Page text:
The Art Hub offers a social and artistic environment

By Diana Kesablyan

Members of the Art Hub meet after school to view a student presentation giving different artistic challenges. Photo courtesy of Milo Haro.

From Robotics, to DECA, to the marching band, Granada Hills Charter (GHC) has always welcomed creative and talented students to express themselves. Although some may feel that the activities that GHC encourages are exclusively academic and rigorous, this is not always the case. The Art Hub is a club that allows students a peaceful and social environment, a place where student-artists can surround themselves with other artists to share their works and discuss their passions. 

“The Art Hub is important because it is the only club that provides a space dedicated for visual artists. It provides a space for artists to interact with one another, make art, learn about possible scholarships, and study the ins-and-outs of different industries involving the arts,” senior and president of the Art Hub Andrew Luna said.

As a project initially launched by International Baccalaureate (IB) students for their Community, Action, Service (CAS) project a couple years ago, it aimed to essentially create a “hub” for students to meet and collaboratively discuss art of various forms. 

Although it is a very social setting, the Hub also serves to help students. Introducing new techniques of art, or new artists to admire, and even helping students build artistic portfolios, the club’s weekly Friday meetings are extremely valuable to anyone who may need some artistic guidance.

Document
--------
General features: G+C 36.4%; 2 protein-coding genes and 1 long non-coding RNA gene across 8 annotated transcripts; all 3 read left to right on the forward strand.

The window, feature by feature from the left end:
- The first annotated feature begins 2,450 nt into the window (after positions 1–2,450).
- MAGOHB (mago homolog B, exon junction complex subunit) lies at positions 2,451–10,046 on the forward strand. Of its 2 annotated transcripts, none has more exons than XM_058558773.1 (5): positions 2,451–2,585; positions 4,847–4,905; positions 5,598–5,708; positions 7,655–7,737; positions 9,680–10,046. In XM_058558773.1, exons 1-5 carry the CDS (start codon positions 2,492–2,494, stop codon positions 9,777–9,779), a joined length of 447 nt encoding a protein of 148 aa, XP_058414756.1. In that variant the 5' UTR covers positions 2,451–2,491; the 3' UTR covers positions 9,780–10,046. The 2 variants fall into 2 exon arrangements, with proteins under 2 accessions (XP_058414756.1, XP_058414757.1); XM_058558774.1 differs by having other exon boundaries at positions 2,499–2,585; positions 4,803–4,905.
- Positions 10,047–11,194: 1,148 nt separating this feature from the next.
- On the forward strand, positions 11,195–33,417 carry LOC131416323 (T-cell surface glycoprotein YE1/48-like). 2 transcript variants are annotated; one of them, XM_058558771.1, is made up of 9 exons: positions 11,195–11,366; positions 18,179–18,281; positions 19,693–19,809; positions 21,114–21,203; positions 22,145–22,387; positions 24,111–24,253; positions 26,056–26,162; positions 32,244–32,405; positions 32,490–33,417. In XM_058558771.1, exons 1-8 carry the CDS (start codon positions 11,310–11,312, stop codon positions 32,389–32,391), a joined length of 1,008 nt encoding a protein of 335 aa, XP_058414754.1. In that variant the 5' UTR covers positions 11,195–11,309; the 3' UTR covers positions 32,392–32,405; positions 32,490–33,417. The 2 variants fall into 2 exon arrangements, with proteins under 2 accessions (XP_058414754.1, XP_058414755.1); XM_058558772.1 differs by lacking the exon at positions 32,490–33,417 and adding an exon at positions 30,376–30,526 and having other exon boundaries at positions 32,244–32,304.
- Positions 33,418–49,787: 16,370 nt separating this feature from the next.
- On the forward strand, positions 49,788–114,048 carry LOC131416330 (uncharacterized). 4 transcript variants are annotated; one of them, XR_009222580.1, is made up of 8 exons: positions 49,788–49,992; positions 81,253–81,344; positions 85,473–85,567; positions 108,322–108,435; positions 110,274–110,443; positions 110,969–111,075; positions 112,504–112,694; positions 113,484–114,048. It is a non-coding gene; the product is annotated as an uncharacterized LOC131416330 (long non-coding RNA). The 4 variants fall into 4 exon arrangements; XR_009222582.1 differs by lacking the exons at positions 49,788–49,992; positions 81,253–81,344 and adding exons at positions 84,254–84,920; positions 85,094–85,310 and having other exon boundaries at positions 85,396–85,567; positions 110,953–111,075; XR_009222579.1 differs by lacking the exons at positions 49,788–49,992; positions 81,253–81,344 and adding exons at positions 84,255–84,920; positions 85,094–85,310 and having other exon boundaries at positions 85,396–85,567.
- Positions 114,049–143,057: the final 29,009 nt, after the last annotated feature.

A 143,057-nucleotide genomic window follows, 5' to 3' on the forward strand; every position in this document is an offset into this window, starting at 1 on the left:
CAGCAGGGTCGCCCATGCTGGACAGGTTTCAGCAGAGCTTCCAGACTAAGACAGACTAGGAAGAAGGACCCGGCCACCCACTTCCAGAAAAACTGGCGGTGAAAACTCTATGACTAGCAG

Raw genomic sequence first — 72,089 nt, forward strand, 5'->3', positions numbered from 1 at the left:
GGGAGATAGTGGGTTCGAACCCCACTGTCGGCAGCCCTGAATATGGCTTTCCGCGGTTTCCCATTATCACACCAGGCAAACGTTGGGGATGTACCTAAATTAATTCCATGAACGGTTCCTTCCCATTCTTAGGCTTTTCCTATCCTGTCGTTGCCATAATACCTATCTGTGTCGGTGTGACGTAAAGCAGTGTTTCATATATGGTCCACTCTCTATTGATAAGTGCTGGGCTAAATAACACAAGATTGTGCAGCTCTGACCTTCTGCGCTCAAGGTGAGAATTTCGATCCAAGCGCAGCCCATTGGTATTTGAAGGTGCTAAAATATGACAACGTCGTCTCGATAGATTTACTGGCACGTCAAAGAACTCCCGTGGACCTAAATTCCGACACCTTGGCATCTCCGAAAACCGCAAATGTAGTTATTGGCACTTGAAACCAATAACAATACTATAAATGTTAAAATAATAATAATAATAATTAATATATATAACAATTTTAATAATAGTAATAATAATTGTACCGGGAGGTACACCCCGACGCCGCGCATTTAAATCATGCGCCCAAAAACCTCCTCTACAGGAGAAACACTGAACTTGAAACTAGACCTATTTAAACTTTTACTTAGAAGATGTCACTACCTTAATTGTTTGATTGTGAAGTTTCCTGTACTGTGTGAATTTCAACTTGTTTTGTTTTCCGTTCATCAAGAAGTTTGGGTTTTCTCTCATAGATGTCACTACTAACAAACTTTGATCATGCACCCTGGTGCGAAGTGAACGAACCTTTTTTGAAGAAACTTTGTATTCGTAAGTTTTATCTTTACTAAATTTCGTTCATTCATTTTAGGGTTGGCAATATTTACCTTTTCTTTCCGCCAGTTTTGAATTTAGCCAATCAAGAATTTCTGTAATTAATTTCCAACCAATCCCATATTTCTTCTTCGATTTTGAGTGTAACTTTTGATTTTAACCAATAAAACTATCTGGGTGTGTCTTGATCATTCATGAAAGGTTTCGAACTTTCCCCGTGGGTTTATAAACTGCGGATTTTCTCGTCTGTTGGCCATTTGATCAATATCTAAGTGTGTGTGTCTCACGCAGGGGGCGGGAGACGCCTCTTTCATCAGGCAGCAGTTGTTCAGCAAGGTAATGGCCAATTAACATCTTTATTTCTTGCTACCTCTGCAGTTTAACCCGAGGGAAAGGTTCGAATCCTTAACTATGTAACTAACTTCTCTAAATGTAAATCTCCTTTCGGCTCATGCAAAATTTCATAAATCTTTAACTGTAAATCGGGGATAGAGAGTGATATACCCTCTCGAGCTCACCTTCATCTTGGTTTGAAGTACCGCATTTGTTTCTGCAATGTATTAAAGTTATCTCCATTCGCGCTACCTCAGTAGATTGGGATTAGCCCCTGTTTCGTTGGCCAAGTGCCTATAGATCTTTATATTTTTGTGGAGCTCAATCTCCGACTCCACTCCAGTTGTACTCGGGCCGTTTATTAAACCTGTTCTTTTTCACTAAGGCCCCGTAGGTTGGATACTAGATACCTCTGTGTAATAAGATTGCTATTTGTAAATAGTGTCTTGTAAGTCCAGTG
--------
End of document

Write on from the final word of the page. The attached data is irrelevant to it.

“Aside from the occasional tutorial, I think that the main factor that keeps the members returning is the calm social environment. I have enjoyed the opportunity to meet many people that I wouldn’t have met if it weren’t for the club and I love seeing the way other people view the world and demonstrate it through their art,” junior Milo Haro said.  

With this amazing resource at hand, the Art Hub has provided GHC artists the opportunity to build meaningful relationships and learn from each other to expand upon their own interests and passions. This begs us to realize the importance of creative outlets in such academically competitive environments. Although the visual and performing arts department’s classes encourage artistic presentation through graded work, the Art Hub is particularly unique in its environment and the constructive freedom it provides its students. 

“Ultimately in high school we start to realize who we are, or want to be. I think students need every opportunity to explore those ideas, and be in safe environments to do so. It helps when there are peers who are supportive, and like-minded.  We have to find ‘our tribe’ to survive. Clubs like this, sports teams (for those that make it), and all the creative classes (band, choir, dance, theater) allow a different space for vulnerability and honesty, where the best kind of growth and friendships can happen,” club advisor and VAPA teacher Stefani Thomas said.